There's a lot to see at the Andrew P. Kashevaroff State Library, Archives, and Museum, including both familiar and brand new public art. Nimbus, newly repainted and brilliant green against the dark purple of the building, is glorious and unapologetic in the courtyard. Just inside the doors, the giant map of Alaska, Canada, and Russia inlaid into the terrazzo floor immediately grabs your attention, as does the towering eagle tree exhibit.
Nimbus, the sculpture people love to hate, returns to its place of honor in front of the building.

Walter Gordinier's cast glass pieces are interspersed throughout the interior of the building and outside on the grounds, which is just the way Gordinier likes it. "The art needs to move in concert with the structure, from out to in, from floor to wall, from seating to glass and back again," he writes in his artist statement. He created three interior pieces, Trilogy, the large glass columns in the front of the Library's Reading Room, Glacial Pond in the atrium, and Story Bars, which adorn the glass banisters along the second floor and the mezzanine. Outside, Gordinier's work is visible in Pivot Plaza and near the walkways. They accent the plaza and provide a backdrop for the outdoor venue, which will kick things off with dance parties every Friday this summer.
The center pillar of Trilogy, back lit by the sun coming in the windows.
Glacial Pond floats between the first and second floors.
A close-up of Glacial Pond shows the different colors, textures, and layers.
Each of the Story Bars is unique. Some let in lots of light and others are nearly opaque.
A section of Pivot Plaza including Scrims, Passages, and one of the Axis Discs.

Many visitors have already enjoyed woodworker and former Juneauite Martin Shelton's contribution to the building, possibly without even realizing it. His Inside Passage benches are all different, just like the trees out of which they are made. "One of the things I strive for as an artist is to make my furniture both approachable and functional, this includes making it inviting both to the eye and the body," Shelton stated.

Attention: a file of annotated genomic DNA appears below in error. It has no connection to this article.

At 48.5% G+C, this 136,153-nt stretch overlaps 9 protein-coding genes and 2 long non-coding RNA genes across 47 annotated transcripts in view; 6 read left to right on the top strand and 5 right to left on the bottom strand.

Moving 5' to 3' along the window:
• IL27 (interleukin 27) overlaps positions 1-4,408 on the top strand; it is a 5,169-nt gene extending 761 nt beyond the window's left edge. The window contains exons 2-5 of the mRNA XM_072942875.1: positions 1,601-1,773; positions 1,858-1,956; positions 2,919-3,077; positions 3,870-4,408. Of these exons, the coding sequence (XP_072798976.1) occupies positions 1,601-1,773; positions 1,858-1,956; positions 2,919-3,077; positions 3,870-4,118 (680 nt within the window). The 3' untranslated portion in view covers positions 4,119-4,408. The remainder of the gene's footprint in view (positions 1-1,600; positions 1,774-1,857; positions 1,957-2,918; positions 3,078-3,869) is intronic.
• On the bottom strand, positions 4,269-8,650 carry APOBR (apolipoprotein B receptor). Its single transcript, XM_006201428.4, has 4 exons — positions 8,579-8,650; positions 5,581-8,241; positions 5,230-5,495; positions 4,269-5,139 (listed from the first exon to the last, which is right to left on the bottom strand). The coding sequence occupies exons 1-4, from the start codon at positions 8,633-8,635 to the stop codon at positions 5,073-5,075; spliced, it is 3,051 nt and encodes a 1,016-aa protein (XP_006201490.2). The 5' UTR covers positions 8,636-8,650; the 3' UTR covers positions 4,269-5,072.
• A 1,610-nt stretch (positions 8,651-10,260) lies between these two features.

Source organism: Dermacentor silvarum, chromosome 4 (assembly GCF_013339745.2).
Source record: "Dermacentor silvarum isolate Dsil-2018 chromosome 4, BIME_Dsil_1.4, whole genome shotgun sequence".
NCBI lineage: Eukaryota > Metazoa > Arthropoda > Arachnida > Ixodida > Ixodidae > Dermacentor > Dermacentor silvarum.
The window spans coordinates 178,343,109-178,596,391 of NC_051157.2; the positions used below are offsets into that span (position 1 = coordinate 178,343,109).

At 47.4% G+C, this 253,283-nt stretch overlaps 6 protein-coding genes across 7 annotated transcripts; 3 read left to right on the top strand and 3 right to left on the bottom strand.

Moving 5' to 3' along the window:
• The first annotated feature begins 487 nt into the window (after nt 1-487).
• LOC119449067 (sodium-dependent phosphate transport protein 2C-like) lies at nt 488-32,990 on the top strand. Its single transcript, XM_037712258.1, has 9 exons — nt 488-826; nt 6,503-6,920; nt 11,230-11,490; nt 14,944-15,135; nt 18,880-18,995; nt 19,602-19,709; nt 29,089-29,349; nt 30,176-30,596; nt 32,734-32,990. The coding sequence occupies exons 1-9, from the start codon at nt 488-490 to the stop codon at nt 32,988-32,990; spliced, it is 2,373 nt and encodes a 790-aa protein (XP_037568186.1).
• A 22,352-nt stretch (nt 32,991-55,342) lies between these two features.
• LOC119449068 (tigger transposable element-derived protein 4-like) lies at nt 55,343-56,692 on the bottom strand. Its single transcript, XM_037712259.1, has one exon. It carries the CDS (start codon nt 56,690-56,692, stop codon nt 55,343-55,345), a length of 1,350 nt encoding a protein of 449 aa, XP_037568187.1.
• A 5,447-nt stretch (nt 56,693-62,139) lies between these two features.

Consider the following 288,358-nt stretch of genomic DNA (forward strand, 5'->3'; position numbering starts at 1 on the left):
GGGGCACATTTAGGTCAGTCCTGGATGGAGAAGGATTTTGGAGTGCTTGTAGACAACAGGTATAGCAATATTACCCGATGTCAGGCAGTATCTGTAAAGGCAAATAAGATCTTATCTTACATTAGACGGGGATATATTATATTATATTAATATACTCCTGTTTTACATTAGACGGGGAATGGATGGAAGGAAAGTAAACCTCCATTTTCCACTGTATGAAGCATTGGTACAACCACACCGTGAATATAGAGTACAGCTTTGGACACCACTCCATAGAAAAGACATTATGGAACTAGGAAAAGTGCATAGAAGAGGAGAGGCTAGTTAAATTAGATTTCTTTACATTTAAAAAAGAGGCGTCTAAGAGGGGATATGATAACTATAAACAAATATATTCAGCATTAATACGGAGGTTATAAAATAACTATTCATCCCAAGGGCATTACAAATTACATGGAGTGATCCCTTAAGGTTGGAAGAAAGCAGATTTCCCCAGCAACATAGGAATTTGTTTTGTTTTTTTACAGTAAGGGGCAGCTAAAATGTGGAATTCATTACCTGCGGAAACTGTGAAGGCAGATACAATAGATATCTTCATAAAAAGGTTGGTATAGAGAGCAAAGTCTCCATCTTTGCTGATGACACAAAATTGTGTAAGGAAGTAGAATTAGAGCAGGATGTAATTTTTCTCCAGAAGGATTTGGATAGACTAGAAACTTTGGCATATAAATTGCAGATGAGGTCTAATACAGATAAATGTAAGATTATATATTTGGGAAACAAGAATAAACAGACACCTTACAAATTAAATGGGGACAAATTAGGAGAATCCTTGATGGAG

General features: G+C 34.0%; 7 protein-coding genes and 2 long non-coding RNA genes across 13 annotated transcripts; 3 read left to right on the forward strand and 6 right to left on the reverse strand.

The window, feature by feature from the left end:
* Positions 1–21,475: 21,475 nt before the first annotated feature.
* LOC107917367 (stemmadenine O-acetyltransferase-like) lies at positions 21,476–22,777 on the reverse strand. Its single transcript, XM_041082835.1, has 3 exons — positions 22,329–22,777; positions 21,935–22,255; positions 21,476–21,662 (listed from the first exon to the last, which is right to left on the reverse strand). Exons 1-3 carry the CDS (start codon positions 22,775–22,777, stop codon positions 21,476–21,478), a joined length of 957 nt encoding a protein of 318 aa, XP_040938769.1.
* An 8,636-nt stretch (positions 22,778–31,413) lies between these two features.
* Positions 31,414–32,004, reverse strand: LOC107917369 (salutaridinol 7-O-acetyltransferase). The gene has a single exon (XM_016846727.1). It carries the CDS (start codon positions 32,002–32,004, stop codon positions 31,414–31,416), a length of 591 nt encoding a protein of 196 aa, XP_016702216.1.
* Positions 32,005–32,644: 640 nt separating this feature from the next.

Shelton's benches line the atrium, providing visitors with a place to enjoy the view and rest their legs.
The benches incorporate the natural features of the wood, like this split that goes straight through the bench.

In the library area on the second floor, Ketchikan artist Evon Zerbetz's massive glass mural, We Are Written in the Layers of the Earth, provides a stunning dividing wall between the Richard Foster Reading Room and the Research Center. The mural features three human "mark makers" along with numerous Alaskan plants and animals. Zerbetz created the design using one-fifth sized linocuts, then worked with German company Derix Glasstudio to fabricate the piece and add the colors and textures.
From the Research Center, daylight from the windows along the front of the building makes the mural glow.
On the Reading Room side, the images continue down onto the wood panels below.
All of the public art in the APK State Library, Archives, and Museum is meant to make our new space welcoming, comfortable, and enjoyable for our visitors. We are constantly finding new things to love about our building and we hope you will too.

The three installations featured in this post were selected by the the SLAM project Percent for Art advisory committee. Since the Percent for Art law was passed in 1975, Alaska has employed artists and benefited from the cultural, social, and economic value of public art. The program is overseen by the Alaska State Council on the Arts.

Wednesday, May 18, 2016

Make summer plans with SLAM

Summer is just around the corner and that means fishing, camping, hiking, and traveling, but we've also got 10 ideas for great things to do with SLAM this summer.

10. Join us for the Grand Opening of the Father Andrew P. Kashevaroff State Library, Archives, and Museum on June 6, 2016. This community celebration is an opportunity for us to welcome Juneauites and visitors to the new facility, and we can't wait to share it with you.

9. If you just can't wait for June 6 or are looking for some VIP treatment, then get your tickets for the Friends of the State Library, Archives, and Museum special preview on Saturday, June 4, 5:30-8:30. There will be live music, delicious hors d'ouevres, and a no host bar, and a rare opportunity to go behind the scenes. Tickets are $75 for Friends members and $100 for non-members. For more information, visit http://foslam.org/events. Tickets are on sale now from JAHC and both locations of Hearthside Books.
The construction fence came down this week, so people can enjoy walking through the grounds. The Friends special preview will be the first chance to get inside.

8. Participate in summer reading at your local library. If you have young children, help prevent summer slide by reading, learning, and creating with free activities at the library. If you're child-free, many public libraries are now offering adult summer reading programs, where you can win great prizes, join book groups, and expand your reading interests.